• Nate Adams

Review: Netflix's 'Dead to Me' ups the stakes and maintains momentum in wild second seas


Courtesy of Netflix

*This review contains spoilers for Dead to Me season one*

When the mic dropped at the end of season one of Netflix’s hit comedy “Dead to Me” we sat with our jaws open and asked ourselves how abusive boyfriend Stephen (James Marsden) could have met his demise and how were Judy and Jen going to recover?

That’s a tough act to follow, but thankfully Netflix’s explosive and surprised-filled second season answers some of those burning questions while throwing in a new coat of twists and turns. The biggest hurdle this season has to face is how will Judy and Jen maintain their relationship in the wake of Judy's bombshell confession to Jen? You know, the one where she confessed to killing Ted in a hit and run. Any cordial friendship would likely seem impossible under normal circumstances, but this show is anything but normal. “Dead To Me” season two faced an uphill battle for its second go-around; it had to introduce fresh characters, push Judy and Jen into new and exciting directions and maintain integrity to its beloved first season or risk feeling like a retread. Not only does it capture all those elements, the tension is even more potent in this installment than it was prior.

This season explores heavy themes around grief and loss and the true cost of living with guilt, which complements the dark and satirical undertones perfectly. While “Dead To Me” is quick to categorize itself as a comedic sitcom (all ten episodes provided in advance for critics hover around the 30 minute mark) it doesn’t shy away from sophisticated tones and isn’t afraid to show characters in pain or anguish. And then throw in a comedic one liner to enlighten the mood.

The best part is the series doesn’t compromise itself by going for the easy laughs or the puns (I want you to take a shot each time a character makes a “dead” joke) because it's already encoded in the show’s DNA. This new season shows Jen and Judy as anxious nuts as they now have no choice but to face their decisions together. Most of season one was built upon the dramatic tension of Ted’s fate and how we knew something the main character didn’t. Now the stakes are considerably amplified, because they have to worry if anyone suspects them of foul play (looking at you Karen, who shows up in the first episode and begins poking around in the pool).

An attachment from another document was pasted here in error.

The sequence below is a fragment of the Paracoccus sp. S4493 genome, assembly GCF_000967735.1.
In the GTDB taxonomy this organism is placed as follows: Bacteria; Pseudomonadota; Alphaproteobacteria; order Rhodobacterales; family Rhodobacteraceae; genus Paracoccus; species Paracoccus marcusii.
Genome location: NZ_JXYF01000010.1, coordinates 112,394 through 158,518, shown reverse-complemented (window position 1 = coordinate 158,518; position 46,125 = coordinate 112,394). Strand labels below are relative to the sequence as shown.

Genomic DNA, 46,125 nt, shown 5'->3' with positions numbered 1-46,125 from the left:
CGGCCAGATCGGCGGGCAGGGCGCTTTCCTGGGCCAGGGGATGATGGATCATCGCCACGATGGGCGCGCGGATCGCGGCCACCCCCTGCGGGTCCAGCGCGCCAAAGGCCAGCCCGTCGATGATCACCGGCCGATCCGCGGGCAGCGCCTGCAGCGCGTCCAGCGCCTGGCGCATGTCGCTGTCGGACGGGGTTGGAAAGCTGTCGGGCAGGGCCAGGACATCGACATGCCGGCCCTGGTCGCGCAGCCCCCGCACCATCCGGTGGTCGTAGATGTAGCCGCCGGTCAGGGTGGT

It becomes a guessing game over the five hour season as to whether or not the two can get themselves out of this situation, but the show-runners make sure to pile on enough subplots to keep our theories occupied. I guzzled down the entire season in one day, and the aftermath felt smooth and left many questions dangling for the next season. But the real treat is to see two veterans - Linda Cardlinni and Christina Applegate - muddy the emotional and toxic waters together. Their friendship is like an unhealthy addiction that’s hard to shake: when asked why she’s still friends with Judy, Applegate’s Jen screams “because she’s like a baby!” And if that isn’t the most truthful statement. Cardellini had to shoulder a wide array of emotions in season one, which left Applegate somewhat empty handed, here, the comedic star is given more to carry, especially as she’s dealing with two whip-smart kids who aren’t afraid to tell it like it is.

There is a romantic subplot that goes down with Judy that tries to make a progressive statement, but it ends up feeling like one too many ideas that could have stayed on the cutting room floor. Still, “Dead To Me” season 2 builds a delicate mystery around its characters and gives answers to some of season one’s more daunting conundrums: the truth behind Steve’s death. It’s a similar tactic that was employed in season one around the secrecy of Ted’s death, and this season executes it’s twists with a wink and nod, and the revelations are more shocking than they are cheap (though the way the writers makes it possible for a certain actor to return this season is questionable).

But give the show-runners credit for trying to keep the audience on their toes, though I anticipate the waiting game for the third installment will prove futile for most fans who will devour this in one weekend.

Grade: B+

All episodes of DEAD TO ME season two drop Friday May 8th on Netflix.